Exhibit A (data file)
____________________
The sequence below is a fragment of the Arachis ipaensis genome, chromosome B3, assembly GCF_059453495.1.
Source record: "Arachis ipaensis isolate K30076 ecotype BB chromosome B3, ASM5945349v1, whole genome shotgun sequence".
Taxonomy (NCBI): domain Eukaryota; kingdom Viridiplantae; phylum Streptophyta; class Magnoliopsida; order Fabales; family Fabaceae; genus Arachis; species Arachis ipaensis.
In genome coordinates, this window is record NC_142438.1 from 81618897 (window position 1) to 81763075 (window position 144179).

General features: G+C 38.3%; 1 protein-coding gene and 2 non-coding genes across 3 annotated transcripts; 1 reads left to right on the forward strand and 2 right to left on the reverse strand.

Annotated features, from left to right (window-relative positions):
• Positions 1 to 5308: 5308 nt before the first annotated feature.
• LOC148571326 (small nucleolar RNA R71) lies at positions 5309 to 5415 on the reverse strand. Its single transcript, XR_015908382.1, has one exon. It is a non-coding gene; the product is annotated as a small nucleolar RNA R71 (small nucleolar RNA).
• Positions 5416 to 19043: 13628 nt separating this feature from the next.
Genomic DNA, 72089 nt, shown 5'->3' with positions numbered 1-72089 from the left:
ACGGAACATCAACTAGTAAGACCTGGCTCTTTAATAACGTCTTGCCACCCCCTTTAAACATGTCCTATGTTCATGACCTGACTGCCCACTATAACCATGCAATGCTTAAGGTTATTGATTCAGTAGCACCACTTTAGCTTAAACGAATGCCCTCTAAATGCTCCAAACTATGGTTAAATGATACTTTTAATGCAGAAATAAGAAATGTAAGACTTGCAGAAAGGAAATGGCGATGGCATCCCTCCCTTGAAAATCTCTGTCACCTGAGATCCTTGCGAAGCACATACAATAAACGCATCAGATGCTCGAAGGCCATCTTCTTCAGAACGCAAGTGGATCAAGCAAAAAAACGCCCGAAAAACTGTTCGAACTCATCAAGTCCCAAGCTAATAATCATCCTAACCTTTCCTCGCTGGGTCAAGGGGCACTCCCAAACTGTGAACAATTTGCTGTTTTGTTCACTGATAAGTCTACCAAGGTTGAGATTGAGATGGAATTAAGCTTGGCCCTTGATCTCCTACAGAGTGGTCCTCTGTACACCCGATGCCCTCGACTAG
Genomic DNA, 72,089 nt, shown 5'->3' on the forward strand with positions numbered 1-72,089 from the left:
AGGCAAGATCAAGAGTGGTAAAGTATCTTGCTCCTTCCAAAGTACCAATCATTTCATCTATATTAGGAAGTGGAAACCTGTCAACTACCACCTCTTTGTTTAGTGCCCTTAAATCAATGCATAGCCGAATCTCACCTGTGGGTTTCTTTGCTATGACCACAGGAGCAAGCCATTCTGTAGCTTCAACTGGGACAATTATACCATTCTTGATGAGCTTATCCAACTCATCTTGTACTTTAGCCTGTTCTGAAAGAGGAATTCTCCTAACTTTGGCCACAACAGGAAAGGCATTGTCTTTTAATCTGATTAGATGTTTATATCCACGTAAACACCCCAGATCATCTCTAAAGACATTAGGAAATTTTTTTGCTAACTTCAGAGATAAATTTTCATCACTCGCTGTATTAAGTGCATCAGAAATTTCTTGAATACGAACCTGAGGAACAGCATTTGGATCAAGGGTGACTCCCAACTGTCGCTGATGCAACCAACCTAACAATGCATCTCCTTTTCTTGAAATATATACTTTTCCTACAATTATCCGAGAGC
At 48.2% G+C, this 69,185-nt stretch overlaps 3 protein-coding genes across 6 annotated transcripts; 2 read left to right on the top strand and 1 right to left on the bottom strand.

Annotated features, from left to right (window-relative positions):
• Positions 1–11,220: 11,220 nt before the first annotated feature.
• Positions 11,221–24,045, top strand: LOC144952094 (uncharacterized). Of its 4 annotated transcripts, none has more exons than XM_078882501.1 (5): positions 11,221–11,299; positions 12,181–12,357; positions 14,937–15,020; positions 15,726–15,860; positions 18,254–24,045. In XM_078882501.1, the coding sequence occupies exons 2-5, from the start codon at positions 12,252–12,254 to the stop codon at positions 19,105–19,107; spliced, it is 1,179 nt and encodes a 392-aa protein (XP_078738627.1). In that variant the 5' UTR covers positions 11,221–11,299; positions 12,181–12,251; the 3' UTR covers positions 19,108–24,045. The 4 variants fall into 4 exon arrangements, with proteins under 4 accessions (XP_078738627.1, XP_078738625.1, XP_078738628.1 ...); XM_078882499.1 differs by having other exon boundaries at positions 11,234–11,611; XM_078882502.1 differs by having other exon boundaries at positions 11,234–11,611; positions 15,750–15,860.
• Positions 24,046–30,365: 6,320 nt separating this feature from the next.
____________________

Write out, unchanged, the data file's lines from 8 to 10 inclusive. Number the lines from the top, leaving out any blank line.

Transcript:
• LOC148571326 (small nucleolar RNA R71) lies at positions 5309 to 5415 on the reverse strand. Its single transcript, XR_015908382.1, has one exon. It is a non-coding gene; the product is annotated as a small nucleolar RNA R71 (small nucleolar RNA).
• Positions 5416 to 19043: 13628 nt separating this feature from the next.
Genomic DNA, 72089 nt, shown 5'->3' with positions numbered 1-72089 from the left: